(Senate - February 18, 2005)

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[Congressional Record Volume 151, Number 19 (Friday, February 18, 2005)]
[Pages S1710-S1712]
From the Congressional Record Online through the Government Publishing Office []

                           AgJOBS ACT OF 2005

 Mr. CRAIG. Mr. President, on February 10, I introduced S. 359, 
the Agricultural Job Opportunity, Benefits, and Security Act of 2005--
AgJOBS. I ask that materials I am submitting in support of that bill be 
printed in the Record.
  The material follows.

          The Need for AgJOBS Legislation--Now, February 2005

       Americans need and expect a stable, predictable, legal work 
     force in American agriculture. Willing American workers 
     deserve a system that puts them first in line for available 
     jobs with fair, market wages. All workers deserve decent 
     treatment and protection of basic rights under the law. 
     Consumers deserve a safe, stable, domestic food supply. 
     American citizens and taxpayers deserve secure borders, a 
     safe homeland, and a government that works. Yet we are being 
     threatened on all these fronts, because of a growing shortage 
     of legal workers in agriculture.
       To address these challenges, a bipartisan group of Members 
     of Congress has introduced the Agricultural Job Opportunity, 
     Benefits, and Security (AgJOBS) Act of 2005. This bipartisan 
     effort builds upon years of discussion and suggestions among 
     growers, farm worker advocates, Latino and immigration issue 
     advocates, Members of both parties in both Houses of 
     Congress, and others. In all substantive essentials, this 
     bill is the same as S. 1645/H.R. 3142 in the 108th Congress.

                              The Problems

       Of the USA's 1.6 million agricultural work force, more than 
     half is made up of workers not legally authorized to work 
     here--according to a conservative estimate by the Department 
     of Labor, based, astoundingly, on self-disclosure in worker 
     surveys. Reasonable private sector estimates run to 75 
     percent or more.
       With stepped-up documentation enforcement by the Social 
     Security Administration and the Bureau of Immigration and 
     Customs Enforcement (the successor to the old INS), persons 
     working here without legal documentation are not leaving the 
     country, but just being scattered. The work force is being 
     constantly and increasingly disrupted. Ag

[[Page S1711]]

     employers want a legal work force and must have a stable work 
     force to survive--but Federal law actually punishes ``too 
     much diligence'' in checking worker documentation. Some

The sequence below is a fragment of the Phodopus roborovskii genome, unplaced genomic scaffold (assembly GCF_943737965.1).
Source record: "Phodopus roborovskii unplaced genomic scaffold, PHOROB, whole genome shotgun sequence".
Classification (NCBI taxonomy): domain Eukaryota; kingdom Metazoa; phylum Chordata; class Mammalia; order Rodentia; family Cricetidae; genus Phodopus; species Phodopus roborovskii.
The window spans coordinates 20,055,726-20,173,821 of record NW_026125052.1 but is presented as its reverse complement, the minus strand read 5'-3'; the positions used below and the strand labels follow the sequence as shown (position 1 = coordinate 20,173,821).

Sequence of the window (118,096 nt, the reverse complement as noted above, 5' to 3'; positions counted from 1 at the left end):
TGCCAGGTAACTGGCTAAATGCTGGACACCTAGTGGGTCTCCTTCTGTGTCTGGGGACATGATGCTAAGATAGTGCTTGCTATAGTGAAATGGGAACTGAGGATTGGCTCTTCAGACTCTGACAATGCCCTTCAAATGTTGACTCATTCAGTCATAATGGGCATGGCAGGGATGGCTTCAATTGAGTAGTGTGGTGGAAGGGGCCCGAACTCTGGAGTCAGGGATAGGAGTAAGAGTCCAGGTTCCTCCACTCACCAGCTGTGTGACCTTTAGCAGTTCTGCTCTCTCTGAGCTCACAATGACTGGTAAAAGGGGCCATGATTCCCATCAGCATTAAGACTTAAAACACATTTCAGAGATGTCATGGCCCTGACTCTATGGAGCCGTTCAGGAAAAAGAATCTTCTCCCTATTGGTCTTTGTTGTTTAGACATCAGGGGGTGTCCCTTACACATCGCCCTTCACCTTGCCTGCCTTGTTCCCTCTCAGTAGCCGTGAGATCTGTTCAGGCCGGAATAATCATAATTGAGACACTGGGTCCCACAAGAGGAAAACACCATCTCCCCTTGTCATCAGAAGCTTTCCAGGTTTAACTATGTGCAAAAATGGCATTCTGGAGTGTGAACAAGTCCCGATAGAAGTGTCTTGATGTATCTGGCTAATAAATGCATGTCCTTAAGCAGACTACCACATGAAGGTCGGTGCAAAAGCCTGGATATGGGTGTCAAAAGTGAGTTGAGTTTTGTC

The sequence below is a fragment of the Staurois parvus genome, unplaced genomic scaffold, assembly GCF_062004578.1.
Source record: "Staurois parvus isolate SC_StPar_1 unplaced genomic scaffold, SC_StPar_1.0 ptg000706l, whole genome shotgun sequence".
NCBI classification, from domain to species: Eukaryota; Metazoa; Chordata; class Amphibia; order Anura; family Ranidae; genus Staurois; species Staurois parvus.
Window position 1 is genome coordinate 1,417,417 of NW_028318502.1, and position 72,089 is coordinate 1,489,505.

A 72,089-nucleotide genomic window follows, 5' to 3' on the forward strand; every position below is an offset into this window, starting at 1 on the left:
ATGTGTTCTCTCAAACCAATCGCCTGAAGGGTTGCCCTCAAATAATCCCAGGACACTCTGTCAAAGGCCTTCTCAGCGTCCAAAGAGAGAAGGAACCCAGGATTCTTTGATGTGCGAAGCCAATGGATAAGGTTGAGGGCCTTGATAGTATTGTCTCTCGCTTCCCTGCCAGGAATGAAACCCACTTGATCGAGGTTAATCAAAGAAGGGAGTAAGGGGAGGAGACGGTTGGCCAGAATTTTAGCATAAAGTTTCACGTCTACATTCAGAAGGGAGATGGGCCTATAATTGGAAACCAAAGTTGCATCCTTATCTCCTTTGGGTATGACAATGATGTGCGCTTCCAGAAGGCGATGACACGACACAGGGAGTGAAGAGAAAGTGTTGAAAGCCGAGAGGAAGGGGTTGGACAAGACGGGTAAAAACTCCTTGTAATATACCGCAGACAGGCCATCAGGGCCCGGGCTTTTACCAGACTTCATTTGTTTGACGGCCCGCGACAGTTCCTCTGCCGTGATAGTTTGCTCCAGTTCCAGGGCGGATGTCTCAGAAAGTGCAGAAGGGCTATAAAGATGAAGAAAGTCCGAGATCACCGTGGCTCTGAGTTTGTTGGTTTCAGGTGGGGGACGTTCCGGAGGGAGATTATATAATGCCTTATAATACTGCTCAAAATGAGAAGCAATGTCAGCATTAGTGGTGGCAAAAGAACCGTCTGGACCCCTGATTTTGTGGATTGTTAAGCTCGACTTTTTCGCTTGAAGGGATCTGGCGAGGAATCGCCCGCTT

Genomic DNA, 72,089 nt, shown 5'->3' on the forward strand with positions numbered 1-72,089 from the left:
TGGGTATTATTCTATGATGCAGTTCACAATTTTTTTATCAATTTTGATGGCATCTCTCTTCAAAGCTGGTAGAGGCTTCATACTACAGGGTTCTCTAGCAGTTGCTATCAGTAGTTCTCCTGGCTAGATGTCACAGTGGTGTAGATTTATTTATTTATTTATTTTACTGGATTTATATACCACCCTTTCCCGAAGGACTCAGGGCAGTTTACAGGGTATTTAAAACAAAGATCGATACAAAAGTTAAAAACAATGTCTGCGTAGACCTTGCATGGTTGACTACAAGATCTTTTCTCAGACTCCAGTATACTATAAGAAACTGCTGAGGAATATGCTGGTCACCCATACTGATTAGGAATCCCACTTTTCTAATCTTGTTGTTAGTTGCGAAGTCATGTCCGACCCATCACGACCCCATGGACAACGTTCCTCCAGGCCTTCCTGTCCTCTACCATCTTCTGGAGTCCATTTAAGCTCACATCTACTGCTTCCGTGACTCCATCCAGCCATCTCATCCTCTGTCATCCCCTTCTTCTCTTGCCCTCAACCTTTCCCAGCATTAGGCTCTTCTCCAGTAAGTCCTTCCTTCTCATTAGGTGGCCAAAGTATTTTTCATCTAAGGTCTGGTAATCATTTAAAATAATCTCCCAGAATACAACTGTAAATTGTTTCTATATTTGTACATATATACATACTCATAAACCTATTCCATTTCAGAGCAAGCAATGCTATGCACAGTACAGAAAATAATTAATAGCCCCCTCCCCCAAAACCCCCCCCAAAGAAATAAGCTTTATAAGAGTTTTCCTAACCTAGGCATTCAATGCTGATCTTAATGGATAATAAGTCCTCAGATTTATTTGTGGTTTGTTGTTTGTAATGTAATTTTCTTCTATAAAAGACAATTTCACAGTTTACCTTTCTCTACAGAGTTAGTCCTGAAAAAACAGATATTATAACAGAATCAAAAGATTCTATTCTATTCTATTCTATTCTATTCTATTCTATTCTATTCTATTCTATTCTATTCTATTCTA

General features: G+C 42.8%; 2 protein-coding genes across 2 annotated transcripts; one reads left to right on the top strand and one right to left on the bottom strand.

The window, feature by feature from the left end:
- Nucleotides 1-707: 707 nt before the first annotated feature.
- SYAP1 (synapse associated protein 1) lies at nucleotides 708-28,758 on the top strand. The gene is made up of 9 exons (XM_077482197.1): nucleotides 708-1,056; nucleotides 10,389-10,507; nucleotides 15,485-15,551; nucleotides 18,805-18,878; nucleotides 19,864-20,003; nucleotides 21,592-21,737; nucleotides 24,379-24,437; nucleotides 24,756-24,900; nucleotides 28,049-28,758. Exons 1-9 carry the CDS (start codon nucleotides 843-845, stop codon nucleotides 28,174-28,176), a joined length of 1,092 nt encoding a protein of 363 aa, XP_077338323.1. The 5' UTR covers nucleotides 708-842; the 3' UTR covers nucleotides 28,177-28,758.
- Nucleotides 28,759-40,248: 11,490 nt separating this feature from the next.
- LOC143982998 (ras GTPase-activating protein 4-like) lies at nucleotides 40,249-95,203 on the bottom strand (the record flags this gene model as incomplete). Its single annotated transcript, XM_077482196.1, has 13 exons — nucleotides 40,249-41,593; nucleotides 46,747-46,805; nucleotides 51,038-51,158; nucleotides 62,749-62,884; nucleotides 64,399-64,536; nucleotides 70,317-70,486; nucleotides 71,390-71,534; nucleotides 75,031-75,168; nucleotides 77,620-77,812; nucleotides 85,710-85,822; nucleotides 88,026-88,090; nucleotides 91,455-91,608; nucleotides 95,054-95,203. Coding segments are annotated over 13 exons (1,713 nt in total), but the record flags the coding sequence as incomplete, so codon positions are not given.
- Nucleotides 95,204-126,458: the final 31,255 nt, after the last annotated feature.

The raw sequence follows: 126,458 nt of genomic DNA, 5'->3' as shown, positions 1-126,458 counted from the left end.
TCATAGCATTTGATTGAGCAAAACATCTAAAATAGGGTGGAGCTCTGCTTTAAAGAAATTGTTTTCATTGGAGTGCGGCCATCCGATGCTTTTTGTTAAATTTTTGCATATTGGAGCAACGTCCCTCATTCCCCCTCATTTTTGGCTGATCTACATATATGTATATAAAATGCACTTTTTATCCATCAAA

growers already have gone out of business, lacking workers to 
     work their crops at critical times.
       Undocumented workers are among the most vulnerable persons 
     in our country, and know they must live in hiding, not 
     attract attention at work, and move furtively. They cannot 
     claim the most basic legal rights and protections. They are 
     vulnerable to predation and exploitation. Many have paid 
     ``coyotes''--labor smugglers--thousands of dollars to be 
     transported into and around this country, often under 
     inhumane and perilous conditions. Reports continue to mount 
     of horrible deaths suffered by workers smuggled in enclosed 
     truck trailers.
       Meanwhile, the only program currently in place to respond 
     to such needs, the H-2A legal guest worker program, is 
     profoundly broken. The H-2A status quo is slow, bureaucratic, 
     and inflexible. The program is complicated and legalistic. 
     DOL's compliance manual alone is over 300 pages. The current 
     H-2A process is so expensive and hard to use, it places only 
     about 30,000-50,000 legal guest workers a year--2 percent to 
     3 percent of the total ag work force. A General Accounting 
     Office study found DOL missing statutory deadlines for 
     processing employer applications to participate in H-2A more 
     than 40 percent of the time. Worker advocates have expressed 
     concerns that enforcement is inadequate.

                      The Solution--AgJOBS Reforms

       AgJOBS legislation provides a two-step approach to a 
     stable, legal, safe, ag work force: (1) Streamlining and 
     expanding the H-2A legal, temporary, guest worker program, 
     and making it more affordable and used more--the long-term 
     solution, which will take time to implement; (2) Outside the 
     H-2A program, a one-time adjustment to legal status for 
     experienced farm workers, already working here, who currently 
     lack legal documentation--the bridge to allow American 
     agriculture to adjust to a changing economy.